What's Old Is New Again: High Quality Leveled Readers

I was delighted, a little over a month ago, to get a call from a company called Curriculum Concepts International. I had never heard of CCI, but it turns out that they were a part of an ongoing project at Time for Kids (part of Time Inc.) in which I was involved many years ago.  Harcourt, creator of K-12 textbooks, had contracted with Time to create sets of "mini-books" as secondary sources to support social studies texts for grades K-6.  I had had the pleasure of researching and writing quite a few of these mini-books on fascinating topics such as --

One of my early trades

The Kennedy Space Center
 The Silk Road
 Climate Change
The Elements
Norfolk and the Navy
The Chesapeake Bay
Tsunami
  Discovering New Species
 The Ancient Phoenicians

  
When the recession hit, the market for these small, high quality books with fabulous illustrations from the Time-Life photo library appeared to dry up.  But it seems that the business merely took a detour.  Now, CCI is managing the development of new leveled readers at the same high quality, and they thought of me.

Last month, I took on a really exciting CCI/Harcourt project: a 4th/5th grade book called Life on a Lunar Colony.  No, it's not fiction -- but it did give me a chance to explore what NASA and private businesses are thinking about relative to our next steps in space.  Wonderful stuff, including gorgeous artists' conceptions of domed habitats, mining facilities and moon rovers.
This month, I've started work on a new CCI/Harcourt mini-book called Measuring Matter.  I'm looking forward to getting back into the world of physics! It's wonderful to be able to mix print and digital education, using the "appropriate technology" for different kinds of learners.

Interactive Education and E-Learning

As an educational writer for both formal and informal educational clients, I've always been involved with multisensory and hands-on instructional techniques. As a 21st century educational writer, without thinking much about it, I've collected a diverse set of skills for creating digital teaching tools.  As clients have turned to technology, I've followed suit.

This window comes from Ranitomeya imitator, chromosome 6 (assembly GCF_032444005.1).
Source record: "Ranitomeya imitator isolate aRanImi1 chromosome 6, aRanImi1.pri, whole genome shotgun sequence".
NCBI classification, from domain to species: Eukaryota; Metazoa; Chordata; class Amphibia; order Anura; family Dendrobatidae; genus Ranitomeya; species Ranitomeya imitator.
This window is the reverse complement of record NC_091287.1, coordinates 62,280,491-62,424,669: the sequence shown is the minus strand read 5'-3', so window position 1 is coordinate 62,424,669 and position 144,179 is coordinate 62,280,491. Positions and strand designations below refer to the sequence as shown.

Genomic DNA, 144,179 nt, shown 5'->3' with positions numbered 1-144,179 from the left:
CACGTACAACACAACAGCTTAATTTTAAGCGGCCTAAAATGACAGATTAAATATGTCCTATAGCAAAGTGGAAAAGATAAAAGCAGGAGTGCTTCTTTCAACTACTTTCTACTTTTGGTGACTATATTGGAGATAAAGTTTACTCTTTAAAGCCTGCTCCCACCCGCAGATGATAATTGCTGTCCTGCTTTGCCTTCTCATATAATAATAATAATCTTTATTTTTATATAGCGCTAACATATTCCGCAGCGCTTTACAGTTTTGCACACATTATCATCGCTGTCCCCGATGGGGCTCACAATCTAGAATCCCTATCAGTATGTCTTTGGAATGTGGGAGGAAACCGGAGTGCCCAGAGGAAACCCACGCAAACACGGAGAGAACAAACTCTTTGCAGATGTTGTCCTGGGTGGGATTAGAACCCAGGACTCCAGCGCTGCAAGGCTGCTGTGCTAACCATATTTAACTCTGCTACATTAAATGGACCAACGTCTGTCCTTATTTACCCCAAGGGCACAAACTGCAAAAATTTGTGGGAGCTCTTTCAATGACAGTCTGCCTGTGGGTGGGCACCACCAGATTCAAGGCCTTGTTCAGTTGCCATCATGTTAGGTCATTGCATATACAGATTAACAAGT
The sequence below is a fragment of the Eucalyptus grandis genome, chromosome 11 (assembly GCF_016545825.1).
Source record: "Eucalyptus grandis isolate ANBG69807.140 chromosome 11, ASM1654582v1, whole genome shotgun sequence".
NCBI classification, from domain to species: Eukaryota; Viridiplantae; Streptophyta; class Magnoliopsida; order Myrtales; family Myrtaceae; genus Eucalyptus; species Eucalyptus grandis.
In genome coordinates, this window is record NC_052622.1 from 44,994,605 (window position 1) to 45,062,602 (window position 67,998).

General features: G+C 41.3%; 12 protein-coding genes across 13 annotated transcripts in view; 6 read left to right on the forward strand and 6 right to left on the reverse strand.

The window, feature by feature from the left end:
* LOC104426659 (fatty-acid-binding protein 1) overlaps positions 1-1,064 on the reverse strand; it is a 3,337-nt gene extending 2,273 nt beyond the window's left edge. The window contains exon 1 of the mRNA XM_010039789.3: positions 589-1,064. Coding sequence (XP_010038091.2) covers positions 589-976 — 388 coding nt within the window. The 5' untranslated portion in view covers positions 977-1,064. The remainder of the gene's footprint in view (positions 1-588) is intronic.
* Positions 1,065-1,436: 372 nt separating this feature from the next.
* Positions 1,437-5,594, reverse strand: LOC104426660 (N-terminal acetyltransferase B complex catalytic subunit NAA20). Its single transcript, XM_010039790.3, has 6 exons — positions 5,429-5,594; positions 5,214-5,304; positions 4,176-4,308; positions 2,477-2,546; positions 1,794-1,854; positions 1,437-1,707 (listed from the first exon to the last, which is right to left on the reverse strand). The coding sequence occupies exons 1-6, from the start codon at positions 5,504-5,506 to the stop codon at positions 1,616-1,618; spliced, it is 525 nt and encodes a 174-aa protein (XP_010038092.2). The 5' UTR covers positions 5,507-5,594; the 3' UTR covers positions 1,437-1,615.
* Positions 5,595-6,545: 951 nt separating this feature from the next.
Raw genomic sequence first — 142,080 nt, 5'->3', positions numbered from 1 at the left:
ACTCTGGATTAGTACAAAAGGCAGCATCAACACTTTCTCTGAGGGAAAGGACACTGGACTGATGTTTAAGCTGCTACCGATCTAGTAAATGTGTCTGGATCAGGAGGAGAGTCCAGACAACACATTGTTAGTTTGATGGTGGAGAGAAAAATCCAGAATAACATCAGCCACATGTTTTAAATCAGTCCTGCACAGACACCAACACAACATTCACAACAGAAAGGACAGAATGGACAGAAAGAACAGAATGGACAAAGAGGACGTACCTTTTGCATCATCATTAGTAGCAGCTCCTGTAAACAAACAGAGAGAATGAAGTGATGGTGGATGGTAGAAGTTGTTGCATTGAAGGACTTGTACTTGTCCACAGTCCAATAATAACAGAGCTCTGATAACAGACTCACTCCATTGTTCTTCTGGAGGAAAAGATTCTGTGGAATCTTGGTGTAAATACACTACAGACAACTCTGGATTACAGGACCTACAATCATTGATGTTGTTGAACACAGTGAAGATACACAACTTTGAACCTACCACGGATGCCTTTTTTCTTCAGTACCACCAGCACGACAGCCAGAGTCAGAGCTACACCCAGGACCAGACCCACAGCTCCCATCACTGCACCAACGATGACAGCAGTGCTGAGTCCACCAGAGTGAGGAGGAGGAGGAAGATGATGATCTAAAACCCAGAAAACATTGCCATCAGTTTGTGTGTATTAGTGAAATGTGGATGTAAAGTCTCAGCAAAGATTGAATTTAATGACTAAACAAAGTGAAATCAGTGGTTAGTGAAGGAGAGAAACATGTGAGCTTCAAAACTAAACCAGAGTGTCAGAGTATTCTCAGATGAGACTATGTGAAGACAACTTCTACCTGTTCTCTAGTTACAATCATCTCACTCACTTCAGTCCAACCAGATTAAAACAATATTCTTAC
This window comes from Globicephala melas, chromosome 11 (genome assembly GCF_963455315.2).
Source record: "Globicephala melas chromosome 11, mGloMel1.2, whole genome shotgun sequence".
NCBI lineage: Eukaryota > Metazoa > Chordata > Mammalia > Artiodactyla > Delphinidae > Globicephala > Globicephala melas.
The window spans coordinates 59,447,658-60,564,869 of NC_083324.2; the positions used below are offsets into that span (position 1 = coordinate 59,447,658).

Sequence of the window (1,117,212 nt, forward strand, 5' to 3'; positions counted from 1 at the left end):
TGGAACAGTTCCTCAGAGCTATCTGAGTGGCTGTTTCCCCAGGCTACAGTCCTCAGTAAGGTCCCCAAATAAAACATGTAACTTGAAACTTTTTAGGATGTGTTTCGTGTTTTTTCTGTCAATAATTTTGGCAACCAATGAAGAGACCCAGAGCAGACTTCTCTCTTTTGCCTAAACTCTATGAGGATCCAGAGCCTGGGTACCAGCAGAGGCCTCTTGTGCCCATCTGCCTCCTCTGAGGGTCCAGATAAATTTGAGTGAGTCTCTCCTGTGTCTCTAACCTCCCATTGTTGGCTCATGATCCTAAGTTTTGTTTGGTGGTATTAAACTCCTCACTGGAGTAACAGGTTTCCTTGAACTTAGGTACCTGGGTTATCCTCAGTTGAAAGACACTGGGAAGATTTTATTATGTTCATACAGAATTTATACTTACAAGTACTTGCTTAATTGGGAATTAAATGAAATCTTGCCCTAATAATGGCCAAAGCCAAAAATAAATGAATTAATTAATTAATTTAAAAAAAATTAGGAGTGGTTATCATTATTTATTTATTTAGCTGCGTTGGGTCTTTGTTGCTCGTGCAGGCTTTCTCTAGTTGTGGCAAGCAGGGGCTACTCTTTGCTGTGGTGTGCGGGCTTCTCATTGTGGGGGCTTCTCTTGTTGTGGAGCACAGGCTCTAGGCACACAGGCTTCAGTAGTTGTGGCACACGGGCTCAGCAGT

Thought I've always thought of myself as a "writer," I now realized that I've morphed a bit.  Over the past decade, I've become an eLearning specialist with significant knowledge of and experience in the tools, philosophy and techniques of the field.  While I'm not a programmer (and don't plan to be one), I've jumped into the eLearning field without plannig it.

I've worked with PowerPoint and Camtasia, storyboards and smartboards, interactive kiosk scripting and blogs.  I've learned to build teaching and assessments tools based on Flash, Java and HTML "interactives" such as drag and drop modules, puzzles, quizzes, and -- of course -- good old fashioned multiple choice.  With all these tools, I've had the opportunity to develop some really exciting products:
  • two distance learning courses for Drexel University's Goodwin College
  • three interactive web-based classes for MediaBistro.com
  • interactive lectures for college students for Pearson Publishing
  • 21st Century Skills video scripts for Pearson (for elementary students)
  • interactive tools for exploring personal finance for Apex Learning
...and that's just the start.

To celebrate the discovery that I've successfully navigated the bridge between print and digital educational writing, I've created two new tabs for this site.  One focuses entirely on elearning and Instruction Design; the other on printed books and other publications.  Need a writer?  I'm up for either one!